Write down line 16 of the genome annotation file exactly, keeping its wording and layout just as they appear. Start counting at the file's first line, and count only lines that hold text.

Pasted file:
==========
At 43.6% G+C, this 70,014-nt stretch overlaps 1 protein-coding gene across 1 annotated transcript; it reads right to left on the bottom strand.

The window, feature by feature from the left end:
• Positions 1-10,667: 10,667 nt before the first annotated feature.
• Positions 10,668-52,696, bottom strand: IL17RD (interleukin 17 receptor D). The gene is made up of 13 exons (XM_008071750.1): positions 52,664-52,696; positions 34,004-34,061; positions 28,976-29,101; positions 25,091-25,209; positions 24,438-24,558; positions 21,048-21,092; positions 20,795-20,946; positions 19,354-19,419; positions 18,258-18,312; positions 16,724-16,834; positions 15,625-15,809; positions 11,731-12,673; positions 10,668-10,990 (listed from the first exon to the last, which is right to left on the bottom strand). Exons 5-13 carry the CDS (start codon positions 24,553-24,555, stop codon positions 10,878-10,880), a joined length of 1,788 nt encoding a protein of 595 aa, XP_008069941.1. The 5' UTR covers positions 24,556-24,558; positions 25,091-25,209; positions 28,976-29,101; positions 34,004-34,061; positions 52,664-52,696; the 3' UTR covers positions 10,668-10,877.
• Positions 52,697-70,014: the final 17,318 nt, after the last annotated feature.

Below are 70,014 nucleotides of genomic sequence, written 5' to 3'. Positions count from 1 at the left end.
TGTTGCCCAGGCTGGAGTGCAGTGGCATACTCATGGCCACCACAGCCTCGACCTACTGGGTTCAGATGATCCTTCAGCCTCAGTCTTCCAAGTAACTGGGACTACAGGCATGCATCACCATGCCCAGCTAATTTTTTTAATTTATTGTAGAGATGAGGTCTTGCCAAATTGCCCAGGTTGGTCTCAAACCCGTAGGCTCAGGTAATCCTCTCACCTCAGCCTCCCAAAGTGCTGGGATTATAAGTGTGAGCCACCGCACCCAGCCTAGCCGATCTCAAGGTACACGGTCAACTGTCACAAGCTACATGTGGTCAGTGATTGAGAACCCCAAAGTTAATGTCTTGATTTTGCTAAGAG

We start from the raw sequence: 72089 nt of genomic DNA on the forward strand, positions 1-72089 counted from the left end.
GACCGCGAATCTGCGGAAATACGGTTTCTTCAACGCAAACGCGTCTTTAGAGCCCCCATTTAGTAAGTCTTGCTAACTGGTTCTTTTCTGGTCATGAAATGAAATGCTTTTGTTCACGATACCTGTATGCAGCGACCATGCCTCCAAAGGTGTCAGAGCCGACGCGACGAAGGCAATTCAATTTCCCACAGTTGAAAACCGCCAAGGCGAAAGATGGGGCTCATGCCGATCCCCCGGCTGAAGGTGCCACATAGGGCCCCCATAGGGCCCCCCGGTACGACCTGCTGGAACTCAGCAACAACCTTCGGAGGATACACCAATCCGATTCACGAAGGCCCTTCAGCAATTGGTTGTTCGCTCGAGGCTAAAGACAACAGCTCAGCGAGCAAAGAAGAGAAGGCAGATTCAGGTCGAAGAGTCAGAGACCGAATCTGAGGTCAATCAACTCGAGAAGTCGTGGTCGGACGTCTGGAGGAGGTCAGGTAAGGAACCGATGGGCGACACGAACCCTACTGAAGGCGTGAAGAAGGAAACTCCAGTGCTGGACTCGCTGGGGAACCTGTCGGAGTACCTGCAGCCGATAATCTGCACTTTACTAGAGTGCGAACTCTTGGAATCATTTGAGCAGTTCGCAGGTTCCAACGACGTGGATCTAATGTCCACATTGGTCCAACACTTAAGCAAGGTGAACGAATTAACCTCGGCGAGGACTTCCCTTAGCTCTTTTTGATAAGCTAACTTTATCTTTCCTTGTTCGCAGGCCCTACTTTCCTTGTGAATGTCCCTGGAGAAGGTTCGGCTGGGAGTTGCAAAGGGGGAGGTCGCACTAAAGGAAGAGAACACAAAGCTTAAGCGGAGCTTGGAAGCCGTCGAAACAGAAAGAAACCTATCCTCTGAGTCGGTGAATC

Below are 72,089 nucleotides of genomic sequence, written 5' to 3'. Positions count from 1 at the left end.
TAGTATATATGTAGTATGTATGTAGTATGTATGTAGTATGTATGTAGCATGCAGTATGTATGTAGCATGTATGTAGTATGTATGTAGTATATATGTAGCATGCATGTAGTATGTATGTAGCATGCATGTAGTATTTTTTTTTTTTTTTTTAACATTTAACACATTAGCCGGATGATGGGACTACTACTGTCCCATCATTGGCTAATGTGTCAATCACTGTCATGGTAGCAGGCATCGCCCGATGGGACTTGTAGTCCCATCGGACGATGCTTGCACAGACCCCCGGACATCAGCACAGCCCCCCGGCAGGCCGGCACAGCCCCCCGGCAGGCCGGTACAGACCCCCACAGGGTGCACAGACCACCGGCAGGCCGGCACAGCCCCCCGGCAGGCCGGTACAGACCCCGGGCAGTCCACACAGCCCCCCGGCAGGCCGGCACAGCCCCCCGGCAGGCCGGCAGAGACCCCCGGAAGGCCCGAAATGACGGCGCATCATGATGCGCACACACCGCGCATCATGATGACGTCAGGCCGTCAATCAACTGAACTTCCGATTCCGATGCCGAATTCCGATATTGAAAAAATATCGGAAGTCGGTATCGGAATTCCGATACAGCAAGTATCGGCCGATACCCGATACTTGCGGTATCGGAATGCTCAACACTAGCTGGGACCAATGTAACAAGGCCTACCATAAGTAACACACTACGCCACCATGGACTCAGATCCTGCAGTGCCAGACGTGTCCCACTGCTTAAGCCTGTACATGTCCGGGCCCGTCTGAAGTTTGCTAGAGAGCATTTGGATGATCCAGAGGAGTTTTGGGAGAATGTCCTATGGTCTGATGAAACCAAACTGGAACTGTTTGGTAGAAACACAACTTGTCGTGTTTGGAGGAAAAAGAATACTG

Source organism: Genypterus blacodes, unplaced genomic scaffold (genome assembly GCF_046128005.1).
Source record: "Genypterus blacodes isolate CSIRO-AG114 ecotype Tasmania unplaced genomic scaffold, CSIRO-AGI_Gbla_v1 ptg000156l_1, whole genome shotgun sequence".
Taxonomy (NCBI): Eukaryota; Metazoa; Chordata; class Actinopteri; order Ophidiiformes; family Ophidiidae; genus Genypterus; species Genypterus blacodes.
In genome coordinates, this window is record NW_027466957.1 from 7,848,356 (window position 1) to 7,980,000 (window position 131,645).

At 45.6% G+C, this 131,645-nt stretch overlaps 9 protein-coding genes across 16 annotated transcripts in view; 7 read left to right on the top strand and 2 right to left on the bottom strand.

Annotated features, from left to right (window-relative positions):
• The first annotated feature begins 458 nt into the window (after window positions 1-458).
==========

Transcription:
At 45.6% G+C, this 131,645-nt stretch overlaps 9 protein-coding genes across 16 annotated transcripts in view; 7 read left to right on the top strand and 2 right to left on the bottom strand.